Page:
Advertisement

Review: Arab and Jewish Israelis discuss feeling of alienation in documentary 'Foreign Land'

Review: Arab and Jewish Israelis discuss feeling of alienation in documentary 'Foreign Land'
Grassan Abbas in the documentary "Foreign Land." (Bleiberg Entertainment)

The highly affecting “Foreign Land,” which won the 2018 Ophir Award (Israel’s Oscar) for best documentary, takes a personal approach to a vital subject that could also benefit from a more macro on-screen examination.

The film profiles Jewish Israeli journalist-filmmaker Shlomi Eldar (he also directed) and Arab Israeli actor Gassan Abbas, both of whom began to feel like strangers in a strange land as their native country became increasingly engulfed by extremism on both sides of the Israeli-Palestinian divide. (Comparisons to America’s current state of discord are not lost on Eldar.)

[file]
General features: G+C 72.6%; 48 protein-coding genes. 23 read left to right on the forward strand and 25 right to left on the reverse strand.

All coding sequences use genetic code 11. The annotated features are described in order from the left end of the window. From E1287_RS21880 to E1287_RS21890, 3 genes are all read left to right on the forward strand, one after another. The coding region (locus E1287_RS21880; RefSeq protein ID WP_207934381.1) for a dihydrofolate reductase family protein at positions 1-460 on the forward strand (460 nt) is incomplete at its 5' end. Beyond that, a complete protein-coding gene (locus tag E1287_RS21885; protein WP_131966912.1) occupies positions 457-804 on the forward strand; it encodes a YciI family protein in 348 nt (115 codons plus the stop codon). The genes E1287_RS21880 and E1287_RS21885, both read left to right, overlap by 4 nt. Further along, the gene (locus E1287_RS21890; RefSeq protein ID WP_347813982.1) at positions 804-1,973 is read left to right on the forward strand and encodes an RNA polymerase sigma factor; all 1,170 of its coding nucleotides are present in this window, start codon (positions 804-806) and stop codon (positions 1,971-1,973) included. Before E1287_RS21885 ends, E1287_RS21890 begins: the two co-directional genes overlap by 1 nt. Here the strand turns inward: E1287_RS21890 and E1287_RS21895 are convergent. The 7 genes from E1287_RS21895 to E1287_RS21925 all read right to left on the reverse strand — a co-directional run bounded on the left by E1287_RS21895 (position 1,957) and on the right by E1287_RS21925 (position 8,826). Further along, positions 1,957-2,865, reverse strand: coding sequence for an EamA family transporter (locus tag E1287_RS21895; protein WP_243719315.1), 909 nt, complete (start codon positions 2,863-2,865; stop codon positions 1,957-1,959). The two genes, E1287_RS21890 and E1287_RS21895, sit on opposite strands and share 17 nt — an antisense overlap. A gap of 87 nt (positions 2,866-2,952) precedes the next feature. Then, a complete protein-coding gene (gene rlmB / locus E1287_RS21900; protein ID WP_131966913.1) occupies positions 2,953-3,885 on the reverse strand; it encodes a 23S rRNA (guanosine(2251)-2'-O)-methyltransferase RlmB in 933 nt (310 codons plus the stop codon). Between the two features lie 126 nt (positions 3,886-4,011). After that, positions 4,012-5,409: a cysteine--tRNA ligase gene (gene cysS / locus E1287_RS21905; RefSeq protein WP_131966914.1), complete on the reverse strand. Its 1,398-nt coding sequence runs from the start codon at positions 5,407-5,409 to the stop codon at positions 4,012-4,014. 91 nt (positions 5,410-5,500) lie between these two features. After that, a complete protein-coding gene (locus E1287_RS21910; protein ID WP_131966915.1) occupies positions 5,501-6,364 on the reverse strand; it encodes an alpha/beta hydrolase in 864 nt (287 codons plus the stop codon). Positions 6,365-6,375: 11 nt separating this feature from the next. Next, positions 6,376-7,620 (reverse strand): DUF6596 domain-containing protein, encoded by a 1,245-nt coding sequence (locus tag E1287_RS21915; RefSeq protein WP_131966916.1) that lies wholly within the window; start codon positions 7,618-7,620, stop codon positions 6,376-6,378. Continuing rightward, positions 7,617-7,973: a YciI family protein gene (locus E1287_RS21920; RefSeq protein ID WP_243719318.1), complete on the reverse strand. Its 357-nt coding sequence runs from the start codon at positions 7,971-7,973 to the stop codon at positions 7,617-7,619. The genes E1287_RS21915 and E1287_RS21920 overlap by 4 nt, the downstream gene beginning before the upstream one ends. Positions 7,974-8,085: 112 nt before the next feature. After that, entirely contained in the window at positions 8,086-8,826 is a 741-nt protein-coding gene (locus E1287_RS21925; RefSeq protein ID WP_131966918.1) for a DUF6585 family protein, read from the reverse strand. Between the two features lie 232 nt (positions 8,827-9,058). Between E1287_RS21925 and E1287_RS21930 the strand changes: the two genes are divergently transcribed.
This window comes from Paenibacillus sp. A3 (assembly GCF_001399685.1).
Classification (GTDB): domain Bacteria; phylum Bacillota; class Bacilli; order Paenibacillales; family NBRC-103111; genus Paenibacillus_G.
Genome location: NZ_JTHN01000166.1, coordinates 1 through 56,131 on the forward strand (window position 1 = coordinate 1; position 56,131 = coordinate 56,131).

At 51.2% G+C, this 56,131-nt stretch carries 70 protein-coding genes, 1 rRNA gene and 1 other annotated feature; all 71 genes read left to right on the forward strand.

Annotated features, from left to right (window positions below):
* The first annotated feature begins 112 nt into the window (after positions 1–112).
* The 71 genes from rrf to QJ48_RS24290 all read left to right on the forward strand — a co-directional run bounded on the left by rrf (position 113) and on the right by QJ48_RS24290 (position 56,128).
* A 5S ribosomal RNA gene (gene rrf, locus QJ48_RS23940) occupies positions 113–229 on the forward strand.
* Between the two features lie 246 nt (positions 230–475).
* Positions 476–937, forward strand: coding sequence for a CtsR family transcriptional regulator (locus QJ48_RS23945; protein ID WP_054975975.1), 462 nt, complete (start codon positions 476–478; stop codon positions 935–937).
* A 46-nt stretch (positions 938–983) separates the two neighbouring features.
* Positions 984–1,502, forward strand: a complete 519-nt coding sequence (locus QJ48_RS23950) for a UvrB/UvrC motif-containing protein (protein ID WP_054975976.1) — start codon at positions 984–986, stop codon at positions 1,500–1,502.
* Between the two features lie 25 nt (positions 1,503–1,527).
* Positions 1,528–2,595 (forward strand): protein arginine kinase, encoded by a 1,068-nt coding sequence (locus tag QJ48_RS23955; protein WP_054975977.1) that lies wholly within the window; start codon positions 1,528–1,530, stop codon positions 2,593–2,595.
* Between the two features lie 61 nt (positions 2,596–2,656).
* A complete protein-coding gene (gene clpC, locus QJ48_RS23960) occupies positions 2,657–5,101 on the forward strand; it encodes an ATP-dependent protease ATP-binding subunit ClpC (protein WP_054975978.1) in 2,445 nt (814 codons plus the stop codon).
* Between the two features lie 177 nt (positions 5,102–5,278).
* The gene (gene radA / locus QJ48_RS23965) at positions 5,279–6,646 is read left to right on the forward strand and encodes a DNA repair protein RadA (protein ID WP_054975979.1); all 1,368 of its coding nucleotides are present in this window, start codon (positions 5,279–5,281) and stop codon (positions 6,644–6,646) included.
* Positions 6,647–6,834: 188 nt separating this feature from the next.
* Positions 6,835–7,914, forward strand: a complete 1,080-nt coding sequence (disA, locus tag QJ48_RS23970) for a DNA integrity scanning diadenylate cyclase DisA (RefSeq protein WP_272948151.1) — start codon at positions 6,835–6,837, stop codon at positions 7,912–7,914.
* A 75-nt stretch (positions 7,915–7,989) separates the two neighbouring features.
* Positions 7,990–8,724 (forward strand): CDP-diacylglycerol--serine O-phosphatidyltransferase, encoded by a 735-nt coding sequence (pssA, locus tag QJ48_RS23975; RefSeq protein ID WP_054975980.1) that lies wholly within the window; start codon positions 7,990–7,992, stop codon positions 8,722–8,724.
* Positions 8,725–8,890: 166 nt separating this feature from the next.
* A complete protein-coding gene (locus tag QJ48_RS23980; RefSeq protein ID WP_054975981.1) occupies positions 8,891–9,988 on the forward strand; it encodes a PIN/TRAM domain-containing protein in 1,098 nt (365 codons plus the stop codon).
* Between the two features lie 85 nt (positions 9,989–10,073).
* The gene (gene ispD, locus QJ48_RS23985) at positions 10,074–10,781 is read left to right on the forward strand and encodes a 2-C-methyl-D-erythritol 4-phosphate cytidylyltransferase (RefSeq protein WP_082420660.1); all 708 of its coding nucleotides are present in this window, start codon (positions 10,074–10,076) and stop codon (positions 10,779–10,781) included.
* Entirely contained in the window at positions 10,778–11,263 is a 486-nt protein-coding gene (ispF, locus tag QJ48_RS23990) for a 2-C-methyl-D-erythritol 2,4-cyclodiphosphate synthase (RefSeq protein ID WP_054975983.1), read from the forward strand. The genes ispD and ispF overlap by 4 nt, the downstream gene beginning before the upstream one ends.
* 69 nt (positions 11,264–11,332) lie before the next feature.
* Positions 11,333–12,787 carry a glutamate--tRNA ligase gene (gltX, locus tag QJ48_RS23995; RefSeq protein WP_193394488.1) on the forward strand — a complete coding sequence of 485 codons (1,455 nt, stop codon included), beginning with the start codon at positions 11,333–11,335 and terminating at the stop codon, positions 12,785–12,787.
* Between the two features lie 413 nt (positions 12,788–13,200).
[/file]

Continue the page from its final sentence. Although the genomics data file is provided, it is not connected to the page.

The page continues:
Advertisement

This alienation caused Eldar to emigrate with his family to the United States, while Abbas moved from Tel Aviv to an Arab town in Galilee and continued to explore the problem through his art. Unfortunately, neither path helped these men feel at home in their own worlds. Abbas’ son, also seen here, experienced the same sense of isolation when he relocated to England after being beaten by Israeli police.

Eldar and Abbas share candid, heartfelt observations about what they consider an internal culture war within Israeli society and its troubling effects. Bits of archival news footage, including a painful report of the 2008 deaths of a Palestinian doctor’s three daughters during the Gaza War (his story would go on to become a stage play starring Abbas), round out this effective, if modestly-shot portrait.

-------------

‘Foreign Land’

In Hebrew, Arabic and English with English subtitles

Not rated

Running time: 1 hour, 14 minutes.

Playing: Starts Nov. 2, Laemmle Town Center 5, Encino

------------

Advertisement
Advertisement